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Sprent, Charles (1886) Antarctic exploration. Papers and Proceedings of the Royal Society of Tasmania. pp. 141-155. ISSN 0080-4703

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Abstract

During the last three years the subject of Antarctic
Exploration has frequently been brought forward and discussed
by the Scientific Societies of Europe, America, and
Australia and a general desire has been expressed to see a
renewal of scientific investigations in those almost unknown
regions. The North Polar regions have been so far explored
that no new discoveries of any importance are to be looked
for in that quarter; the theory of an open Polar Sea has
been annihilated by the discoveries of Sir George Nares and
Lieut. Greeley, and it is now clearly understood that the
North Pole is surrounded by a frozen sea of ancient ice, the
Palaocrystic Sea, over whose rugged surface travelling is so
painfully slow that all hope of reaching the Pole by
ordinary means of progression has been abandoned. For
forty-three years no scientific expedition has visited the
Antarctic Seas, and as during that period immense advances
have been made in all branches of scientific enquiry, it is
only natural that, with the hope of acquiring new facts, as
well as of verifying recorded facts, the attention of the
scientific world is being directed to the South Polar regions,
where so little has been done in the way of exploration that,
with the exception of a few detached pieces of coast-line,
nothing whatever is known of an area of the globe fully as
large as the Continent of Europe. In September of last
year the Association appointed a Committee, consisting of
Sir Leopold McClintock, Sir George Nares, Sir Joseph
Hooker, Dr. Carpenter, Mr. Clements Markham, and others,
to bring up information. It has been suggested that befoie any costly large Expedition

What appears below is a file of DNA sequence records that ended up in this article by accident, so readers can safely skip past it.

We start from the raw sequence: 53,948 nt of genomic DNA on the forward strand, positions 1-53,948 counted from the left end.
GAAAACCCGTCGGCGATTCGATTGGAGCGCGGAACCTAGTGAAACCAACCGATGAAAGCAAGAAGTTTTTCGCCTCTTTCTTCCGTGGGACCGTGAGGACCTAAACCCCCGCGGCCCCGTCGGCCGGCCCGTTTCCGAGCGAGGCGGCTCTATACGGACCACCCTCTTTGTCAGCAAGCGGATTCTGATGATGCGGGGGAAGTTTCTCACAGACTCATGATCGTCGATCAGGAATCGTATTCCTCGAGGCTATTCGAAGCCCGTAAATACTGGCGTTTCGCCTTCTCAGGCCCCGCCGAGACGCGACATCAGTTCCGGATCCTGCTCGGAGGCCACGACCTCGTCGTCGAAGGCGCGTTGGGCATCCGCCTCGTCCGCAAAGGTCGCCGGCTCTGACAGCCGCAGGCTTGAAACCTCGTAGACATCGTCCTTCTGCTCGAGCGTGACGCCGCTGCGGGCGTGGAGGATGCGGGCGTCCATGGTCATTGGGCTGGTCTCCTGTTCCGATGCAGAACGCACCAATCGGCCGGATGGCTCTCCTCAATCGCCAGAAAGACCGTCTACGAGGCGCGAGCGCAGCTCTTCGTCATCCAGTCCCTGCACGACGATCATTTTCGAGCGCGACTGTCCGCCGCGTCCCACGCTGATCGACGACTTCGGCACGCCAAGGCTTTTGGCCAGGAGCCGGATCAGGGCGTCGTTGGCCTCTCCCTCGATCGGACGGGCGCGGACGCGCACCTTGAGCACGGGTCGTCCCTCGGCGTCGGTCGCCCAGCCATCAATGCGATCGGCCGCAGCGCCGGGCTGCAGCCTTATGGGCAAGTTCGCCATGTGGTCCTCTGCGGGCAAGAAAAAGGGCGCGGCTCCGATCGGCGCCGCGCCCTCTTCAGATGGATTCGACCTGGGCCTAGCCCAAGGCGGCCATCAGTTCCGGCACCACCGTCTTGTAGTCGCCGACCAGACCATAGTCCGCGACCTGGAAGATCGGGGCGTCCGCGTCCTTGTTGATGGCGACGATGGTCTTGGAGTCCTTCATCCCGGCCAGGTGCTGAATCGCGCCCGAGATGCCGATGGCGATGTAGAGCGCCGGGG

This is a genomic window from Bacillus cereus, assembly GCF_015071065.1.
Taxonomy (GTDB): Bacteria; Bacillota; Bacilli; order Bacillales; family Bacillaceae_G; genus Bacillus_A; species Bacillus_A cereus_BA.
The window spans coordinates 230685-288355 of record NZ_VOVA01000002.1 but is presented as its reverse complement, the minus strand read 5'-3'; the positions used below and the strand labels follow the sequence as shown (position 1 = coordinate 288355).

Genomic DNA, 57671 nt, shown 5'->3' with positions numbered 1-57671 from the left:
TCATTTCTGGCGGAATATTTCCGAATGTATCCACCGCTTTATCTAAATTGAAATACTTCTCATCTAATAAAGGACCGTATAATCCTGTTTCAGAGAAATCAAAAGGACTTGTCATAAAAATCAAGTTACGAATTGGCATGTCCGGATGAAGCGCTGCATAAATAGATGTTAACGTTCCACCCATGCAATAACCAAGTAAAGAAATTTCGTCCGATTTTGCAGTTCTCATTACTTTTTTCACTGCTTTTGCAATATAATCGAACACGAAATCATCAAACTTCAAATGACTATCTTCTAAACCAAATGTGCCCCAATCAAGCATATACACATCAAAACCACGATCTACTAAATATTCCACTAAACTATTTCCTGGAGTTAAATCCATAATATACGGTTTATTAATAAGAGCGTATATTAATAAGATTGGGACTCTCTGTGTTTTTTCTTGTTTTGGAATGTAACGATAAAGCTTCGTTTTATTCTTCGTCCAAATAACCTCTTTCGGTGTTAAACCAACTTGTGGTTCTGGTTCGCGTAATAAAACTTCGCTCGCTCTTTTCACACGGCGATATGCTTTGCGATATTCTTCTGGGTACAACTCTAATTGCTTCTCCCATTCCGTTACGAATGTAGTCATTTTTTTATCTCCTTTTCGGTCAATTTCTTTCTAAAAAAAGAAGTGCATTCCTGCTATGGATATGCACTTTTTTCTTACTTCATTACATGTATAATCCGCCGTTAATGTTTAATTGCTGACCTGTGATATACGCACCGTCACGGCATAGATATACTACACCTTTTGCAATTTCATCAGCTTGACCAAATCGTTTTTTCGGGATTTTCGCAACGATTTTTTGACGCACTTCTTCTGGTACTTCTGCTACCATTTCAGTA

is despatched, it would be advisable to send out a pioneer
vessel to examine certain unknown parts, to select suitable
places for winter quarters, and make preliminary observations.
The Geographical Society of Australasia and the Royal
Society of Victoria are anxious that this preliminary Expedition
should be undertaken by Australia, and have invited the
co-operation of the various Governments and learned Societies
of these colonies, hence the communication which we have
arranged to discuss this evening.

Item Type: Article
Keywords: Royal Society of Tasmania, Van Diemens Land, VDL, Hobart Town, natural sciences, proceedings, records
Journal or Publication Title: Papers and Proceedings of the Royal Society of Tasmania
Page Range: pp. 141-155
ISSN: 0080-4703
Collections: Royal Society Collection > Papers & Proceedings of the Royal Society of Tasmania
Additional Information:

In 1843 the Horticultural and Botanical Society of Van Diemen's Land was founded and became the Royal Society of Van Diemen's Land for Horticulture, Botany, and the Advancement of Science in 1844. In 1855 its name changed to Royal Society of Tasmania for Horticulture, Botany, and the Advancement of Science. In 1911 the name was shortened to Royal Society of Tasmania.

Date Deposited: 24 Jun 2013 02:31
Last Modified: 15 Sep 2017 01:07
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